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1353: President's September 07 Message

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  • Sunil K Zachariah
    President Wilfrid J. Wilkinson s MESSAGE September 2007 All of us in Rotary know that we re a part of something larger than ourselves. We know that Rotary is
    Message 1 of 1 , Sep 2, 2007
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      President Wilfrid J. Wilkinson's MESSAGE
      September 2007

      All of us in Rotary know that we're a part of something larger than
      ourselves. We know that Rotary is an organization that transcends the
      boundaries of religion, language, and culture. We know that it is a
      force for peace, goodwill, and fellowship, and we know that it is a
      force 1.2 million strong. But most Rotarians' involvement in Rotary
      is made up primarily of club meetings, community projects, and
      international work through partnerships with other clubs. Because of
      practical reasons, most Rotarians don't travel to distant countries
      when they're part of a service project abroad.

      What this means, though, is that for most of us, the internationality
      of Rotary can seem distant, and it can be difficult to fully
      understand. As a new member of the Rotary Club of Trenton, Ont.,
      Canada, I was very happy being part of an organization that I saw
      doing so much good work locally. I might have stayed focused on that
      local work for years had there not been an international convention
      scheduled in Toronto shortly after I joined.

      That first convention was what really opened my eyes to Rotary. It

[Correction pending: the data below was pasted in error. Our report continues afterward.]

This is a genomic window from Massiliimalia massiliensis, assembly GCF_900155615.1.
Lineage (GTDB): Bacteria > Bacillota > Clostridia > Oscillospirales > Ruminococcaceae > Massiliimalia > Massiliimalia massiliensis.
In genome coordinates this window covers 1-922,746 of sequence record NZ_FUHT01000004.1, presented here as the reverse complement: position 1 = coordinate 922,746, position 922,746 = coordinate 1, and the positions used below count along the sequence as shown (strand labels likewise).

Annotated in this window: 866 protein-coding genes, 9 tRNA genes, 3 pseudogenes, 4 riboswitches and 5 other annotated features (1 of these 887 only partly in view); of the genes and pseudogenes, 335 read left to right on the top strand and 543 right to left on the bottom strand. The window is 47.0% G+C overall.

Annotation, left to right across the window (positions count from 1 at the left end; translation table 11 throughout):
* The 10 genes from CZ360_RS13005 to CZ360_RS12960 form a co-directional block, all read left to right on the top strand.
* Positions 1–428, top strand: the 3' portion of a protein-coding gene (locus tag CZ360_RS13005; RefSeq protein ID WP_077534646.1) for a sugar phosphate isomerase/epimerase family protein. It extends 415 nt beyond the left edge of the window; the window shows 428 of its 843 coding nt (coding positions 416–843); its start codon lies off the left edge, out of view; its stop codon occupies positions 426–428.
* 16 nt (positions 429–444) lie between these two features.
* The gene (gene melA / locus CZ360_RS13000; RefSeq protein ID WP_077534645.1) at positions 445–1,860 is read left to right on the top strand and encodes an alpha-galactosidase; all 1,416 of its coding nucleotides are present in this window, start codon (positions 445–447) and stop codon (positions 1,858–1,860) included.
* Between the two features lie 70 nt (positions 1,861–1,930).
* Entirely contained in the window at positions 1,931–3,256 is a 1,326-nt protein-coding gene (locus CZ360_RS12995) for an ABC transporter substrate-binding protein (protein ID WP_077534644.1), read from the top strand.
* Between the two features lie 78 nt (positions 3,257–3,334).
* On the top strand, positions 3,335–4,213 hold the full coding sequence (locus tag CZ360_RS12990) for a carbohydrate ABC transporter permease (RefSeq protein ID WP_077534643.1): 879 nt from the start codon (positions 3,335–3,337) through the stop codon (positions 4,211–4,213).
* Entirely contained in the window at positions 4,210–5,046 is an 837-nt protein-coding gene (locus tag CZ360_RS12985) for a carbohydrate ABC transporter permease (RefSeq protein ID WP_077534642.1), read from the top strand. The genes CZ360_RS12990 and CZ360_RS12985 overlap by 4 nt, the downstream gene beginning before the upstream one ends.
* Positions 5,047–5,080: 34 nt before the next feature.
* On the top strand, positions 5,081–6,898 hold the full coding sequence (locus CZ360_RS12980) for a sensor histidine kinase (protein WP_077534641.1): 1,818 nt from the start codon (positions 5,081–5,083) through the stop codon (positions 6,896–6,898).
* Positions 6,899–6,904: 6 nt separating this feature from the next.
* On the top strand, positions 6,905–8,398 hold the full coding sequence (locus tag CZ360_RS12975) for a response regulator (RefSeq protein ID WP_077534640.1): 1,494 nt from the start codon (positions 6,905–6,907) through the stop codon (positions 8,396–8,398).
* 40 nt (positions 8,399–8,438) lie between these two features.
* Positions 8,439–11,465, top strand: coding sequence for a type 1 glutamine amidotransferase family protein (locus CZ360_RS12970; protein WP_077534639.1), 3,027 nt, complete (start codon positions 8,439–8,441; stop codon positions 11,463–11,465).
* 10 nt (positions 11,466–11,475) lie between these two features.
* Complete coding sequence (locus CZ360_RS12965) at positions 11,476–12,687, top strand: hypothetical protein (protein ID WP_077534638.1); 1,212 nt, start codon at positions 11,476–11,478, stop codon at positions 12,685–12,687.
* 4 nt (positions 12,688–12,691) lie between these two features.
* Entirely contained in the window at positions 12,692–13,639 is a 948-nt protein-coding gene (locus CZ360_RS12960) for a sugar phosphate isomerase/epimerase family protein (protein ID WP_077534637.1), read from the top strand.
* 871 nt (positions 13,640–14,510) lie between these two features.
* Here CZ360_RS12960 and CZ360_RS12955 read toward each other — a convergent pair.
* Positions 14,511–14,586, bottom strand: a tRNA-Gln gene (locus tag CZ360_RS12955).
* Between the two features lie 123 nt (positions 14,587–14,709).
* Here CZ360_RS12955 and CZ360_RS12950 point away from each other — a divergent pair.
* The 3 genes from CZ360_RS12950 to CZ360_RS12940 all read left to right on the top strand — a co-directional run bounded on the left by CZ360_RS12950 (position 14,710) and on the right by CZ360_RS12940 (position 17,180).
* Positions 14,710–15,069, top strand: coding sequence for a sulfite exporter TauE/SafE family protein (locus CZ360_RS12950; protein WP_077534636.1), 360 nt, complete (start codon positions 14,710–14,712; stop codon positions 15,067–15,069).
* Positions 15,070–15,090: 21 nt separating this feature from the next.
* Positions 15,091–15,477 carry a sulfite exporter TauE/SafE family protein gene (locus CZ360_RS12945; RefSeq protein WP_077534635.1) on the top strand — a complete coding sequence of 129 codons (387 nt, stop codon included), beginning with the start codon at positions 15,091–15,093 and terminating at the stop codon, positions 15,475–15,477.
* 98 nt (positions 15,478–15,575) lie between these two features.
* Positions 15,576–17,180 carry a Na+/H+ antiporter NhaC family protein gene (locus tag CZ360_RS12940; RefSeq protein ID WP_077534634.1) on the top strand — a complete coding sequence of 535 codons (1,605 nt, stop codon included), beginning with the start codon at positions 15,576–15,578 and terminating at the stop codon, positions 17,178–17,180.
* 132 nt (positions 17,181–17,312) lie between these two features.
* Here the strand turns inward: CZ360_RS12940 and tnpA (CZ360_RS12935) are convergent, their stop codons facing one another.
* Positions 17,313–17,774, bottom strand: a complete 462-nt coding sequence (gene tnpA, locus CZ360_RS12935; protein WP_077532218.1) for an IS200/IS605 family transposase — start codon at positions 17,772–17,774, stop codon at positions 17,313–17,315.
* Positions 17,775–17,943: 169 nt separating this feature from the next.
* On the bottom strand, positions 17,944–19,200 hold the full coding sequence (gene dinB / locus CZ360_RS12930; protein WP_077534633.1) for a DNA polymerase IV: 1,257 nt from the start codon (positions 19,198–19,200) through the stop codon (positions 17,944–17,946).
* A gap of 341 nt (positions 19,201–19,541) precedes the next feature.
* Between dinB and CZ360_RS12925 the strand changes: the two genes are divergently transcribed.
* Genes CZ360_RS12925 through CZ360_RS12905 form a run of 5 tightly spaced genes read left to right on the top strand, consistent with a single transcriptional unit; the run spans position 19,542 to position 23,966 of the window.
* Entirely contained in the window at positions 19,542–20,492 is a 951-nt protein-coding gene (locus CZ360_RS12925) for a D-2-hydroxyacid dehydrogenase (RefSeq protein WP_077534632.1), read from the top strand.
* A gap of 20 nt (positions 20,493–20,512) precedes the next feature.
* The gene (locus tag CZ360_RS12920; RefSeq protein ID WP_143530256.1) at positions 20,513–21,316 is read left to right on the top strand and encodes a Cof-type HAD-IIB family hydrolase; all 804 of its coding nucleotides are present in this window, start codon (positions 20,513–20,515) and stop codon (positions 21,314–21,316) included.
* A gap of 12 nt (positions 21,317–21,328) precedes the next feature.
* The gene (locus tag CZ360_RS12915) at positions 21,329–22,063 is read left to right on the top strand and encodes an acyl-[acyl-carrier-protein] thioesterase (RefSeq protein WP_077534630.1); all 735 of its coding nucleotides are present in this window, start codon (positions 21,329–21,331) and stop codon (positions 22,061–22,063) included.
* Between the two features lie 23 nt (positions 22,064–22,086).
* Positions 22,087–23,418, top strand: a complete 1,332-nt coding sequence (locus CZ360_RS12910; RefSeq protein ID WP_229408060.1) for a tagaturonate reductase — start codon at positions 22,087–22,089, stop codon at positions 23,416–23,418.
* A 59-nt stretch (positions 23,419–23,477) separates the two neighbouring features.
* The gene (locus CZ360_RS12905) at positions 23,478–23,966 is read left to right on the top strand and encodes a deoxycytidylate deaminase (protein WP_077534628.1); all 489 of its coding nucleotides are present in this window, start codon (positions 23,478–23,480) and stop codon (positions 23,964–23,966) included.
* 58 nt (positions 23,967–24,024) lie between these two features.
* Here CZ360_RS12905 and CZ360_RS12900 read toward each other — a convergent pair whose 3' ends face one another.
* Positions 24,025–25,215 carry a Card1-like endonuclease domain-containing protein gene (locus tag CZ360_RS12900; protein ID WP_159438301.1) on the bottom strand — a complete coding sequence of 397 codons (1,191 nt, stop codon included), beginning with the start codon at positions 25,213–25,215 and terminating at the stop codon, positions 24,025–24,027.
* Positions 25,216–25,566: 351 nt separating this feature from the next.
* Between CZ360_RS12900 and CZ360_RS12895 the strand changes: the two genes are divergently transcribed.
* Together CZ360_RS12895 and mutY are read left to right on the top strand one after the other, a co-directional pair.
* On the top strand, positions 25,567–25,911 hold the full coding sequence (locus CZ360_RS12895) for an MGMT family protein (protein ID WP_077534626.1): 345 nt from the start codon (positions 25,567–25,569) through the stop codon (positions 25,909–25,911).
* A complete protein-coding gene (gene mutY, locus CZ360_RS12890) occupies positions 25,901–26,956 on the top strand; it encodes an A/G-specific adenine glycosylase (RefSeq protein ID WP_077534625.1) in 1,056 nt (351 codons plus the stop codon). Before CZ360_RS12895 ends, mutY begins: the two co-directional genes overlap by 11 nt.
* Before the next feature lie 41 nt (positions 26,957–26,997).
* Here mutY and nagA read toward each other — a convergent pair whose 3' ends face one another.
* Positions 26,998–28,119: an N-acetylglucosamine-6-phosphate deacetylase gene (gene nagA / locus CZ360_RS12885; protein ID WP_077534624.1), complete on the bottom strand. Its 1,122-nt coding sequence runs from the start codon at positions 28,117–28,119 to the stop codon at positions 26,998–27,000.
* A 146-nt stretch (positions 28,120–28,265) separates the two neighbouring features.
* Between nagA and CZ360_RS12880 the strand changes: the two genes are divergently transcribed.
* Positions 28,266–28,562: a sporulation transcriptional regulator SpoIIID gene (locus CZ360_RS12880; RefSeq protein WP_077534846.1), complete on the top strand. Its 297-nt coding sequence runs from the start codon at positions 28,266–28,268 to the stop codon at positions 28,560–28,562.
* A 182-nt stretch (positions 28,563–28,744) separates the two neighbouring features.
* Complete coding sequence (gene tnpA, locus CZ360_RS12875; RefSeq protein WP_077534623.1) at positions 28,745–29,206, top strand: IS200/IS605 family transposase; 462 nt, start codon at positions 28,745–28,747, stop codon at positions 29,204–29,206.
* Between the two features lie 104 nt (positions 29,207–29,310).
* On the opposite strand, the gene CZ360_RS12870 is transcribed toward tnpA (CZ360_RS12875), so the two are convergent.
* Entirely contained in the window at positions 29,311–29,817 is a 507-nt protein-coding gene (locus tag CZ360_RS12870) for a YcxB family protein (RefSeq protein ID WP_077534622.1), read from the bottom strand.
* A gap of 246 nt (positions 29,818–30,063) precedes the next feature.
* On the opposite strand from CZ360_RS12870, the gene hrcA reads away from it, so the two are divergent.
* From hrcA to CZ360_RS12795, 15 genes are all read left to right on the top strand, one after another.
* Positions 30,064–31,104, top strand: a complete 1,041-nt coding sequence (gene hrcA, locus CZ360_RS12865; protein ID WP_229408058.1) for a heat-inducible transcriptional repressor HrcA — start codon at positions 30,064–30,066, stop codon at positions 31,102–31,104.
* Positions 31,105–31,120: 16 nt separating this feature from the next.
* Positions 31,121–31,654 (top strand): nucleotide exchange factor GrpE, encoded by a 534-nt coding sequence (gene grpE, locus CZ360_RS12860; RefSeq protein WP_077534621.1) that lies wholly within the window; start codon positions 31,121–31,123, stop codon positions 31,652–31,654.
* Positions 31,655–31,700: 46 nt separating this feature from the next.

brought the world of Rotary, the world that stretches far beyond my
      own club, all together in one place. I saw how truly international an
      organization Rotary was, and I understood, for the first time, just
      what I had become a part of – and just how much there was to do, to
      contribute, and to become.

      At a convention, you start to see your own club in context, as part
      of a network of 32,000 clubs in more than 200 countries and
      geographical areas. You're inspired by the work that so many of these
      clubs are doing, and you bring new knowledge and ideas home to your
      own club. Most important, perhaps, are the personal connections made
      at a convention: the friendship and fellowship that will link your
      club to others for many years to come.

      The 2008 RI Convention will be held in Los Angeles, a multicultural
      city that is a fitting site for such an event. If you've already been
      to a convention, perhaps you need no convincing to register for this
      one. Los Angeles is a city of stars, and when you come, you will see
      the Rotary stars, the Hollywood stars, and the stars twinkling in the
      sky over the Hollywood Bowl. If you've never been to a convention,
      then I urge you to join Joan and our whole family for a wonderful few
      days of fellowship and inspiration. I believe this event will change
      your life, as it did for Joan and me in 1964.

      Wilfrid J. (Wilf) Wilkinson
      President, Rotary International

      Courtesy: eFlash_Rotary
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